STREETBUZZ: Why do you think some people are so fanatically opposed to abortion?

MARCY BLOOM: It really is about the role of women in today's society and today's world. Disguised as concern for human life. Since we know That those who oppose abortion rights also oppose improving conditions for women's rights in education, health care, job training, better schools, they clearly don't care about babies or families; it's about controlling women, and letting fundamentalist religious beliefs control What is supposed to be a secular society. It goes beyond women, although that is supposed to be the focus.

STREETBUZZ: What do you say when someone says that abortion is murder of an unborn human being?

MARCY BLOOM: That is their personal and private religious belief, which they're entitled to. And all we ask is that it not be imposed on the rest of society. But they are entitled to that belief; we just ask they not use violence or legislative action to impose their beliefs on the rest of society.

STREETBUZZ: May I ask what exactly is your job there at Aradia?

MARCY BLOOM: The executive director does a lot of things in a small non-profit. My job is to keep the organization growing: Working with the board to set policies, so that we are a high-functioning organization in all arenas. And of course working with the development department to raise the money we need to have the best organization and best and safest health care services possible. Yes, we are seeing more and more poor and low income women, women who don't speak English, women who are new to this country, women who are traveling further then ever to access health care. So as the Bush administration attempts to reduce access to reproductive health care, it's these women with the least power in society who are most affected.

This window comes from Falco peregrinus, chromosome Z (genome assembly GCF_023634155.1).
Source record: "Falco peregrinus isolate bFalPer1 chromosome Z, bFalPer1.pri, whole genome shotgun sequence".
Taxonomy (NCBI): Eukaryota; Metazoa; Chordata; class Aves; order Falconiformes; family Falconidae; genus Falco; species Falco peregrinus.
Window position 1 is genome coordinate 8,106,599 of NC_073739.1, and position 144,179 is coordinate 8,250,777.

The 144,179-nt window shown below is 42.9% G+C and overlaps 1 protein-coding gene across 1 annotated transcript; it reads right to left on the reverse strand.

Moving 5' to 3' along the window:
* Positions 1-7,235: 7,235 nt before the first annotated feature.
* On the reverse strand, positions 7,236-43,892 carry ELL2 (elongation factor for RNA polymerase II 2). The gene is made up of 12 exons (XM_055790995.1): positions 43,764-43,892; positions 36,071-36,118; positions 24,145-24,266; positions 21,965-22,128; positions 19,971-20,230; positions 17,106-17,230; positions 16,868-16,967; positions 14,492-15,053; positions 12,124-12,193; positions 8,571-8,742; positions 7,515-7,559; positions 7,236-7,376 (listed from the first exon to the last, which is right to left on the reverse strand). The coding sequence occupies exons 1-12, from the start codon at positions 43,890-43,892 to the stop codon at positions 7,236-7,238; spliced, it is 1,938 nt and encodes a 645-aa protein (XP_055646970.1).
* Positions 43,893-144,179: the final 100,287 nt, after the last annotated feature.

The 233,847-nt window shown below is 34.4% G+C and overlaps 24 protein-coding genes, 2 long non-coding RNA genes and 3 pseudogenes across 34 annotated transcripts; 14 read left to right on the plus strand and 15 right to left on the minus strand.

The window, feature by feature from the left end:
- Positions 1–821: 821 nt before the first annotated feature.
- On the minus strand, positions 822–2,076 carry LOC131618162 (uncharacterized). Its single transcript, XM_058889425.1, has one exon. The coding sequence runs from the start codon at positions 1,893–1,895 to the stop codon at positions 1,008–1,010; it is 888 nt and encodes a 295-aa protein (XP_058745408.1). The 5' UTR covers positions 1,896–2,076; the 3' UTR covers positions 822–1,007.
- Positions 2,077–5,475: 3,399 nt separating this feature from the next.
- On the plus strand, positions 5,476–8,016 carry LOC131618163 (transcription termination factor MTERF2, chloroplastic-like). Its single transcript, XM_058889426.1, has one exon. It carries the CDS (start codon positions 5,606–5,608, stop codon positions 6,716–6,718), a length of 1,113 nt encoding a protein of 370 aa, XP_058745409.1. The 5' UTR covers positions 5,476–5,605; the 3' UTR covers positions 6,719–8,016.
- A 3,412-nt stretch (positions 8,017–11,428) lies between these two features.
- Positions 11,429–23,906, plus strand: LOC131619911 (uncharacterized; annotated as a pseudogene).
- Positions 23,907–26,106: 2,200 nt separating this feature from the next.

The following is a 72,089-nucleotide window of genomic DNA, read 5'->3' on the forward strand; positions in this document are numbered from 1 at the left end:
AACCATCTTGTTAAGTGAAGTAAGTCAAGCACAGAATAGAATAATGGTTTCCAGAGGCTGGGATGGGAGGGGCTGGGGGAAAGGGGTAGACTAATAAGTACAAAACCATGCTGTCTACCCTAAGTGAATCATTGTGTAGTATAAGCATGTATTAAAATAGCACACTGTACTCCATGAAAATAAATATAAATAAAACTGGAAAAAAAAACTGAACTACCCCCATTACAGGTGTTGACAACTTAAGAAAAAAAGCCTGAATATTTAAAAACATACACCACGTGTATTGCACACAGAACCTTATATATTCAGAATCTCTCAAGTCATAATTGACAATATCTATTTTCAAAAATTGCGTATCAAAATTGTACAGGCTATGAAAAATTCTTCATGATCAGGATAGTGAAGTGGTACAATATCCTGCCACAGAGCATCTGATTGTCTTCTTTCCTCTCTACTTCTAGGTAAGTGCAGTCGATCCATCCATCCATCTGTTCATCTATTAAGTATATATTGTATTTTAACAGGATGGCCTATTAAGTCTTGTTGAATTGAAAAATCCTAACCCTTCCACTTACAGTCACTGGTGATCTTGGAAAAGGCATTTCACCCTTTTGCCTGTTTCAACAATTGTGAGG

STREETBUZZ: Speaking of extremists, what can you say about the Bush administration?

MARCY BLOOM: It's hard to imagine a worse president and a more destructive administration to be in office at this point in history, although it's always possible. Everything progressive is being reduced and whittled down, including women's rights. It is a much more unsafe world since Bush came to power, and Bush has truly brought so much of that upon us.

STREETBUZZ: How about the future?

MARCY BLOOM: It's very bleak. Freedoms are being compromised here and throughout the world. Our country, and maybe it never was, but is no longer the symbol of freedom that it used to be. Our environment is becoming more and more polluted. The poor are becoming poorer, the rich are becoming richer. It does seem like the wrong leaders are leading the world. We need a different model of leadership, and different model of global citizenry. Discouraging, isn't it?

Marcy Bloom



2006 Update: In November 2006 Marcy received the prestigious annual William O. Douglas Award for "a lifetime of staunch advocacy for civil liberties and the fndamental right to reproductive freedom" by the Washington State chapter of the American Civil Liberties Union.

2007 Update: Marcy retired as Executive Director of Aradia in late 2006. In January 2007, Aradia Women's Health Center closed its doors for the last time.

Marcy can be contacted at: